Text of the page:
Creating High-Performing Teams

As leaders step into new roles and realign strategies, they almost always adjust their teams. It makes sense. Leaders need people that they can trust, and they want people that they have experience with. In short order, they bring trusted colleagues into their group. It gives them peace of mind and an established working pattern, but it doesn’t immediately yield a high-performing team.

In fact, it can create competing priorities on a leadership team. As strategies get realigned, it shifts focus, responsibility and some initiatives. And unintentionally, peers can get on opposite sides of an issue from one another. The real risk of conflict is competition among the leaders’ employees who can feel as if they’re working on opposing teams. This creates friction within a culture and angst among employees. In order for employees to align behind strategies, the leadership team has to appear to be aligned with each other. And that doesn’t happen without effort.

To drive fast results, leaders create great 1:1 relationships with members of their team but they don’t always take the time or have the time to help the new colleagues build relationships with each other. In fact, the 1:1 approach can eliminate any need for peers to collaborate with each other.  When this happens, leaders have strong relationships but lack the bench strength that they’d like to have, the team trust that they need to have or the support system that the team needs.

Over time, it may sort itself out among the peers or by the leader.  But time is the one thing that organizations don’t seem to have these days. And, that’s why we’re often asked to help a leader accelerate the process.

Essentially, you’re trying to establish openness and candid feedback in order to work toward trust.

A high-performing team has three core qualities.

  • They value diverse thinking.

    They’ve learned to see their peers beyond functional responsibility.  Instead, they value the way peers think and they learn to seek out the added perspective in their own decision making.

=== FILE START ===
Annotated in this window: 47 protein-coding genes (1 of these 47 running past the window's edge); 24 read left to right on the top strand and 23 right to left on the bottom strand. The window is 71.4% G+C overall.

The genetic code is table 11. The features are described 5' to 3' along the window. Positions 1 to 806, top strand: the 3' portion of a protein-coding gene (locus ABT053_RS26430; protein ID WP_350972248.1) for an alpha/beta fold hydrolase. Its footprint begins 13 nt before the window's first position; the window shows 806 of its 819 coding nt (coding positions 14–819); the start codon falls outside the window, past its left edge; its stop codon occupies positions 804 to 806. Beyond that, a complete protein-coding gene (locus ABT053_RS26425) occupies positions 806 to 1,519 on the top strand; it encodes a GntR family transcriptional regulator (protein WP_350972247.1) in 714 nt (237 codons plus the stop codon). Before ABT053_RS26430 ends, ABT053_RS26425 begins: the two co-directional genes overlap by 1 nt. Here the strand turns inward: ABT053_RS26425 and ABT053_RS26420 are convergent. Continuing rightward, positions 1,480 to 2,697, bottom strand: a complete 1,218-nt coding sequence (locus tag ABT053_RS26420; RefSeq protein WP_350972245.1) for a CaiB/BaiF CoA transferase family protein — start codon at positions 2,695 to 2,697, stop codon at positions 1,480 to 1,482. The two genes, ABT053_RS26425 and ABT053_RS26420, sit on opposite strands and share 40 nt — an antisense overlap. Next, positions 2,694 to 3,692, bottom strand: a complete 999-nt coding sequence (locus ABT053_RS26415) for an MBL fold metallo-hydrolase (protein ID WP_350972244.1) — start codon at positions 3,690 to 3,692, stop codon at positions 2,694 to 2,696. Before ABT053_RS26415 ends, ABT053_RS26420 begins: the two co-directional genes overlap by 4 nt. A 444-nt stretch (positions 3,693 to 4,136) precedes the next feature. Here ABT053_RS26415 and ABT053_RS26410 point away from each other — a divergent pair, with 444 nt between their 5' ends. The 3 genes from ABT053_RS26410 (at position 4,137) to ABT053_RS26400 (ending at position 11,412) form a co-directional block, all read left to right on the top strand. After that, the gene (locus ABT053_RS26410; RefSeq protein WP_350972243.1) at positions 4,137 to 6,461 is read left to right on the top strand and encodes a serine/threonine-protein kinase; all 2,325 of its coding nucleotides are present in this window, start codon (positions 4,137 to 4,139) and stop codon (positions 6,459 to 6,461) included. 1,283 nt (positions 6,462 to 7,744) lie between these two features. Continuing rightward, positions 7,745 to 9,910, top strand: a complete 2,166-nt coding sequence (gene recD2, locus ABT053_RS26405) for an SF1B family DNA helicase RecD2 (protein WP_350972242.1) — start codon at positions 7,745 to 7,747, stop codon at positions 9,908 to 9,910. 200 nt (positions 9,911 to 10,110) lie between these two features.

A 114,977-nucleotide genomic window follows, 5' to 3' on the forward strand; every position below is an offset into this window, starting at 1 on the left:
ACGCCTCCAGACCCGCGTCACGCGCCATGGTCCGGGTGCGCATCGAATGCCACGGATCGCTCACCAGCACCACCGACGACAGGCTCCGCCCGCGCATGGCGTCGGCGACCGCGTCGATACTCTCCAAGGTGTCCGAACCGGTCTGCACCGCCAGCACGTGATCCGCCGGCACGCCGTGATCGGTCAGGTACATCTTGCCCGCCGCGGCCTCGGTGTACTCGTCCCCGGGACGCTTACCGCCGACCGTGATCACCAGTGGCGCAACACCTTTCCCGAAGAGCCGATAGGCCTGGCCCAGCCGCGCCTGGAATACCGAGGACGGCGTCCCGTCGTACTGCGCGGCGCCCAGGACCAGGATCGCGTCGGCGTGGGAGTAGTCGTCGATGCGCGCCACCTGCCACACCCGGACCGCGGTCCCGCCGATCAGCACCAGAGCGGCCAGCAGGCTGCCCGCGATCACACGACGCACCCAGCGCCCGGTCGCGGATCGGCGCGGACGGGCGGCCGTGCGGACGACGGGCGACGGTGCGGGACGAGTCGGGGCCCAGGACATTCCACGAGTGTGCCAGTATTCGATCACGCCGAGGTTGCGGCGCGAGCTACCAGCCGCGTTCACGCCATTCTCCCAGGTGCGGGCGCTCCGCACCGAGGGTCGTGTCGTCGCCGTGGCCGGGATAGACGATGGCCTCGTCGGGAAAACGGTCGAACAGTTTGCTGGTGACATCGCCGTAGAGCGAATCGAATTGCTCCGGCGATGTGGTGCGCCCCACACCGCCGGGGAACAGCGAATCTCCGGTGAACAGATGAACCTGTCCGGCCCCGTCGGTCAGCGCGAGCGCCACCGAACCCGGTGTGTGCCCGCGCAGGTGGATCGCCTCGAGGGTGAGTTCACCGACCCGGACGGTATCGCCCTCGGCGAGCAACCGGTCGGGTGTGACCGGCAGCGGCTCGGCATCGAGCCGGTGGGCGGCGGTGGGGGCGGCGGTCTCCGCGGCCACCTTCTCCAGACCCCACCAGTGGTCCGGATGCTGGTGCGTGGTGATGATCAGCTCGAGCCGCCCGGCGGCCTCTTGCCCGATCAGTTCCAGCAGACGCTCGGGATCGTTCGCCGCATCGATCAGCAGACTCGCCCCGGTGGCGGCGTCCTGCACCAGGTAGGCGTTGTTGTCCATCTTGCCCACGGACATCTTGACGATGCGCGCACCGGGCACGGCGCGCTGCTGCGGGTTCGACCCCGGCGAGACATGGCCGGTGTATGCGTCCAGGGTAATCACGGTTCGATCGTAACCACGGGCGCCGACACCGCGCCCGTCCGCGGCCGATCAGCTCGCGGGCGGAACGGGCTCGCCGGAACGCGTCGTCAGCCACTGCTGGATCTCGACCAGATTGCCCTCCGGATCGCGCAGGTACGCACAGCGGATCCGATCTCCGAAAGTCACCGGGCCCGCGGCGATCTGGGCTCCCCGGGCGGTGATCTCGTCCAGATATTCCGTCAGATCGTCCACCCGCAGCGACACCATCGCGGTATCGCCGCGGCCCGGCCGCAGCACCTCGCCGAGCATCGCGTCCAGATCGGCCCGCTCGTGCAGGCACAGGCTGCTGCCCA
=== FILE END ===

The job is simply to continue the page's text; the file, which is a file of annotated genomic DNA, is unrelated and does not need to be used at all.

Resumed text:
• They share ownership.

    A true team mentality comes from working together and solving together. They understand that they will have to compromise or improvise on most initiatives. They respect that multiple perspectives are usually better than a single one. And once their voice is heard, they align to the decision of the team.  
  • They trust each other.

    Trust is an earned relationship and a goal the team reaches over time. By accelerating openness of thought and feedback, trust becomes a more intentional goal rather than evolving over time with trials and missteps along the way.

So how do you get a peer group there quickly? By focusing on the first two qualities in a way that lays the foundation for trust to develop. 

We follow a three-step process with teams to improve how they interact with each other and to strengthen their impact across a company.

First, we get to openness by putting each leader’s brand and peer impressions on the table for discussion. With our help, each individual understands how they’re perceived within a group today and what the group expects from them. We help each individual understand their strengths/challenges, and the areas where they will need to improve to win trust with their peers. We talk through the aspiration of a high-performing team and what each member needs to feel a part of it. This work is done without the leader and begins the process of empowering a team.

Second, we work to help each individual introduce new skills into the team. This may take shape in a workshop or across projects with a partner.  To value diverse thinking, the group has to begin to experience it. The openness of feedback and willingness to grow together sets the right environment for peers to speak up and get outside of their function area more often.

And finally, the leader has to adjust to a team mentality versus the 1:1 relationship that they may have started. While 1:1 expedites activity and gives the leader quick insights, it can also blindside buy-in across a group.  Leaders need help learning to defer decisions to group settings and shut down some of the side conversations that lead to misalignment. When a team senses that a leader has trust in them, they begin to respect the perspectives and ideas of one another. This drives more honesty in the room and ultimately works toward building trust for decision making within the team.

A high-performing team leads to a high-performing organization.

But with today’s pace of change across leaders and teams, most groups need a little help. If you’re leading a new team, a great starting point is peer feedback and honest impressions. And if the timing is right, we’d be happy to talk through how we might develop a plan for your team.

Call us when you need us!

Sally Williamson - High-Performing Team